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As we near the end of fixed subsidies under the old regime, we thought it would be helpful to take a look at the results of the first auction under the Contracts for Difference scheme (CfD) and how the scheme could work for solar.
This competitive bidding system requires developers to enter into a silent auction to bid for subsidies. The system involves countless complexities, but in its simplest form, the lowest £ to power output bids wins the auction. Thus, it has attracted praise from the European Commission as it ensures the best value for taxpayer’s money.
Although designed to encourage competition, the government is still interfering with the outcome. 80% of the budget is targeted towards ‘less established technologies’ which include Anaerobic Digestion and Offshore Wind. This leaves the cheaper and more efficient technologies like onshore wind and solar competing for a mere 20% of the budget.
In February 2015 we saw the results of the first auction which pledged £1.28 billion in support of 2.14 Gigawatts of renewable energy. A surprise to many was the success of five solar farms setting a price of £50 per Megawatt. To put this into context, this is almost half that of nuclear while ‘less established technologies’ are successfully claiming up to £120 per Megawatt.
Soon after the auction the Department of Energy and Climate Change boasted about the success of the auction. Unfortunately this came at a time when two of the five successful solar projects announced they were uneconomic and would not be built. The remaining three are doubtful.
The Conservative government vows to halt the spread of onshore wind farms but continues to support the goal of 15% renewable energy by 2020. Promisingly the newly appointed Secretary of State for Energy and Climate Change has promised to ‘unleash a new solar revolution’.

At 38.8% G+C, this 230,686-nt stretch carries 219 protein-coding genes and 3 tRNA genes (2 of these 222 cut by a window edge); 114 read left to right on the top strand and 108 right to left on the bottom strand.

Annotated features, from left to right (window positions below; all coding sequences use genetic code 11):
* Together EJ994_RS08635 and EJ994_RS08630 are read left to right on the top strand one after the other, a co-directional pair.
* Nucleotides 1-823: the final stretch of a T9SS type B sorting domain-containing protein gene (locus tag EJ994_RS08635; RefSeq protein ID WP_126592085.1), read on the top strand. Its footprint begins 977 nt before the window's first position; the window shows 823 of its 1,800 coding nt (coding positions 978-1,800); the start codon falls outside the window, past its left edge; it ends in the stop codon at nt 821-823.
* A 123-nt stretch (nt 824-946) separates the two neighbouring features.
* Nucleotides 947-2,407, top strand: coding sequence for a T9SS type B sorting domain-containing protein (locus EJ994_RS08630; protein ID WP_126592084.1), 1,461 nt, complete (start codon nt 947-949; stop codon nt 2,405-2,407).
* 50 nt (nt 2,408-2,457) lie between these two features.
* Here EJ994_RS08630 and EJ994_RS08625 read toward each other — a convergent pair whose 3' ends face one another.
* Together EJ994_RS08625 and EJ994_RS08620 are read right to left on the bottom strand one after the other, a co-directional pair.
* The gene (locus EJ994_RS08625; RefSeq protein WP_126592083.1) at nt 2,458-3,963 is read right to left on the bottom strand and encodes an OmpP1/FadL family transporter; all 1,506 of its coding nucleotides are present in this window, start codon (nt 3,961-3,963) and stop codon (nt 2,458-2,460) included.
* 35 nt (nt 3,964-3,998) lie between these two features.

Meanwhile, Green Hedge Renewables commissioned Baringa Partners to recalculate the February auction results without the government’s favour towards ‘less established technologies’.
By focusing payments solely on the most cost effective technologies, Baringa have shown it to be theoretically possible to meet the 15% renewables target while saving £600 million of taxpayers’ money each year! Alternatively, if the full £1.28 billion was offered only to the most cost effective technologies, the total capacity would increase by 1.54GW; 41% of the current total.
With onshore wind farms expected to disappear from CfD auctions, solar will be far better placed to compete for the 20% ‘established technology’ fund. Additionally, if the favour towards inefficient technologies is reviewed, solar farming may move to the forefront of renewable energy in the UK.
If you have been approached by a renewable energy developer or are interested in the prospect of renewable energy on your land, please contact Chris Thyer or Calum Gillhespy on 01748 829 210 for further information.